The specific benchmark suite I'm using is the TPC-H benchmark. The schema can be found in my code base in tpch/schema.sql. The underlying data is generated by an automated tool. This tool has various scale factors to run the queries at. Scale factor 1 means there is a total of 1 GB of data, 10 means 10 GB of data and so on. I'm running these experiments on my rather underpowered (and out of disk space) laptop so I ran it at scale factor 1.

The queries involved are a mix of filters, group/by aggregations and joins. I've selected a set of 5 queries out of the whole benchmark to run the compiler on (queries 1, 3, 6, 11 and 12). These queries are unchanged except for the removal of subqueries, order by and having clauses as I don't support them. The remaining queries were mostly the same with those removed so I chose to omit them since I had to manually convert them to a physical query plan.


Postgres is a popular database that uses an interpretation-style execution engine so I thought it was fit to compare against as a baseline. Since my code is single-threaded, I set max_parallel_workers to 1. I also set jit off. Postgres includes a very basic compiler that will generate LLVM code for expressions only and not operators. However, since I am interested in comparing against the interpretation version, I set this off. I'm running Postgres 13.

Postgres does store full table tuples packed on disk while I store them separately. This does mean we load less data which gives us an unfair advantage. To fix this, I created materialized views of each of the base tables with only the relevant loaded columns. For example, for Q1:

CREATE TABLE lineitem_01 AS (SELECT l_returnflag, l_linestatus, l_quantity, l_extendedprice, l_discount, l_tax, l_shipdate FROM lineitem);

Then, you can rewrite the query to use this newly created lineitem_01 table. This way, Postgres and our system read the same amount of data from disk.

I also verify correctness by checking that the query results are identical in Postgres.


I'm running this on a MacBook Pro, Late 2013 with an i7-4750 HQ and 8GB of RAM. This is running Ubuntu 20.04 under the Windows Linux Subystem 2.

For both systems, I took total running times on the client. This means it includes time to print the result rows but I redirected stdout to /dev/null. While this does include time to execute query planning for Postgres, Postgres reports that it takes less than a millisecond for these on all queries so I've omitted values beyond the decimal place to account for the loss of accuracy.


None of the queries had a correctness error.

I ran 4 trials for each query and report the 95% (t-statistic) confidence intervals for the runtime. I report two columns for my system, one with the compile times omitted (so just the time spent actually processing the query) and also the total time for compilation and execution.

QueryPostgres Interval (ms)KushDB Execution Only Interval (ms)KushDB Total Interval (ms)
Q12027 - 2332192 - 4661061 - 1611
Q3818 - 1253562 - 6171771 - 2052
Q6434 - 68463 - 68762 - 1502
Q11118 - 18628 - 1181186 - 1554
Q12506 - 696105 - 114922 - 1262



For all queries, the compilation version (once compiled) greatly outperforms Postgres or matches it in the case of Q11. I suspect that the noise of measurement outweights any improvement in runtime given how fast both systems execute the query. However, once we take into account the compilation time, a different result emerges.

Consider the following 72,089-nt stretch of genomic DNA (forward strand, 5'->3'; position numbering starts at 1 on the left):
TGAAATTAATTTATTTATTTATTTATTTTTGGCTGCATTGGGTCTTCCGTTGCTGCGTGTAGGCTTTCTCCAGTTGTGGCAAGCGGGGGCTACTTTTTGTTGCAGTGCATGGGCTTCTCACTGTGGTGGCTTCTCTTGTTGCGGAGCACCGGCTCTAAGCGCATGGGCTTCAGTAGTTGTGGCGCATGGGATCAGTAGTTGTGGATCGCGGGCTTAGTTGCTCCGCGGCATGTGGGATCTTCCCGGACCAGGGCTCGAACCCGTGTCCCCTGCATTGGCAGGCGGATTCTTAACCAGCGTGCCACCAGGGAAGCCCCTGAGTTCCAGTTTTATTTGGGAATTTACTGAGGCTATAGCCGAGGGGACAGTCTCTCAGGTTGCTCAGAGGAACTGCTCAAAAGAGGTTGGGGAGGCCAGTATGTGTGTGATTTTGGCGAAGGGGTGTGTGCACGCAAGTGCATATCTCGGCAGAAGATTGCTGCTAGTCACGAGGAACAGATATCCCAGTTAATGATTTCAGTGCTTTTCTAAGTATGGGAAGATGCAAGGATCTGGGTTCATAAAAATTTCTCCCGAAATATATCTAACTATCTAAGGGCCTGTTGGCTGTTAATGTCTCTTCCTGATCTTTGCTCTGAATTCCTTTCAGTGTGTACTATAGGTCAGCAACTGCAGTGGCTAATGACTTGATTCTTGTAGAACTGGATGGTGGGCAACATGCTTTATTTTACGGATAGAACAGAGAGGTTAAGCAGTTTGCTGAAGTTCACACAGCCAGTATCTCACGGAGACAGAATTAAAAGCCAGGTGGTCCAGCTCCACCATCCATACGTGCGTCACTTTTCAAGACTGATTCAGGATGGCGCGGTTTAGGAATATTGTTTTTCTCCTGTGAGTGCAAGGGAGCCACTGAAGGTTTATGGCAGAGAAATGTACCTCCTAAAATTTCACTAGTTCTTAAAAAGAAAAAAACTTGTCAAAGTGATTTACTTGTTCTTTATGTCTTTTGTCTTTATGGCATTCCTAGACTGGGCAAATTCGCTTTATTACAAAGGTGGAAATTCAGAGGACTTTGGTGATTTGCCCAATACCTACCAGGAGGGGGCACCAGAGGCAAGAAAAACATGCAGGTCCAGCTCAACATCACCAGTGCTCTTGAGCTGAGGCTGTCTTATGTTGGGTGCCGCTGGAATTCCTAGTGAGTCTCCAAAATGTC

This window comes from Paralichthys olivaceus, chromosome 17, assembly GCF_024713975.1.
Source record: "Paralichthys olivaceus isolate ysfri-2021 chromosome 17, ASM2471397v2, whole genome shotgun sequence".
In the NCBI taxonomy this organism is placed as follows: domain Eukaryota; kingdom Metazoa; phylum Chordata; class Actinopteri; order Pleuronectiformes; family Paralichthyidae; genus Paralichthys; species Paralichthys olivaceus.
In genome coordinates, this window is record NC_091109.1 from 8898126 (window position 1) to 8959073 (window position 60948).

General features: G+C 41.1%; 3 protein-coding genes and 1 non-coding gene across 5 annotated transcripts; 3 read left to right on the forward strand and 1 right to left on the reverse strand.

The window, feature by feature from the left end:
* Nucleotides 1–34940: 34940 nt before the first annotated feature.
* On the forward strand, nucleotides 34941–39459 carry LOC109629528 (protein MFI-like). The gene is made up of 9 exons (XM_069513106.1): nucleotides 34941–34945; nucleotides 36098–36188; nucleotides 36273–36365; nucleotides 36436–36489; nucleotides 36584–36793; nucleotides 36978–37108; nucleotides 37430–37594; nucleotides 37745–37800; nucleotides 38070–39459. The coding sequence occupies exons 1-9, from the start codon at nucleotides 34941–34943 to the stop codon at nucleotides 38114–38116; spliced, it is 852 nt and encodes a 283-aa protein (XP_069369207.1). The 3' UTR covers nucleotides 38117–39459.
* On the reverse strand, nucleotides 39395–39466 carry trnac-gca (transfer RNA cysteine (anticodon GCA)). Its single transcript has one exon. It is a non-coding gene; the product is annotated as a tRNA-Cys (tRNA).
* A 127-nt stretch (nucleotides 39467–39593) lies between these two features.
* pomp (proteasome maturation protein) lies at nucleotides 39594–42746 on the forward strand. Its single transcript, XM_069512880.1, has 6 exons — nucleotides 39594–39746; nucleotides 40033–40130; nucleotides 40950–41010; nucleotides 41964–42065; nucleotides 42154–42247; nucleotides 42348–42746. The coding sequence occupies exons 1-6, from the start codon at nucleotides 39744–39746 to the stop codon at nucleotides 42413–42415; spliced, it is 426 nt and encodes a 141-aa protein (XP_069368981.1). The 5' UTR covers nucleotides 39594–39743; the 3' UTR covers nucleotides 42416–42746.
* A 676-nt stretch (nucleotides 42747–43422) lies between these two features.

Compilation Time


At such low table sizes, the time spent compiling actually dominates. Note that the time spent compiling is fixed so as the database size grows larger, the yellow portion of the graph will increase and the grey portion will stay constant. This means the ratio of time spent compiling to time spent executing will decrease on larger databases.

However, this is still unacceptable on smaller data sets where Postgres outperforms the compilation version. In future work, I discuss some ways that this can be fixed.

Personal Experiences

The largest barrier I had to overcome in working on this project was understanding all the pieces of the puzzle:

I also gained valuable experience building up a codebase that can easily scale. As an example, once I built in the functionality and infrastructure to specify arbitrary types, I could add in new types to the system with only 3 lines of additional code.

Future Work

While this generates extremely high performant code, the time spent compiling is extremely large. The following strategies are useful in reducing this:

As always, there are a myriad of SQL features that I have not implemented as part of this project. Adding more features would allow me to test this more thoroughly.

Another aspect to explore is how best to parallelize the generated code. Existing techniques break the code up into the materialization boundaries and then use simple strategies to parallelize it.

Finally, to simplify the codebase, we can take advantage of operator overloading to define proxy types. For example, if you have ints a and b, writing a * b in your source code generates code that multiplies a and b. One more layer of indirection will simplify this. For example, if you have proxy[int]s a and b, writing a * b in your source code generates code that generates a program that multiplies a and b. This technique was popularized by the LMS project and is used by a few database systems like LegoBase and LB2. This technique allows you to write code that behaves like the compilation version but appears like the interpreted version, making development easier.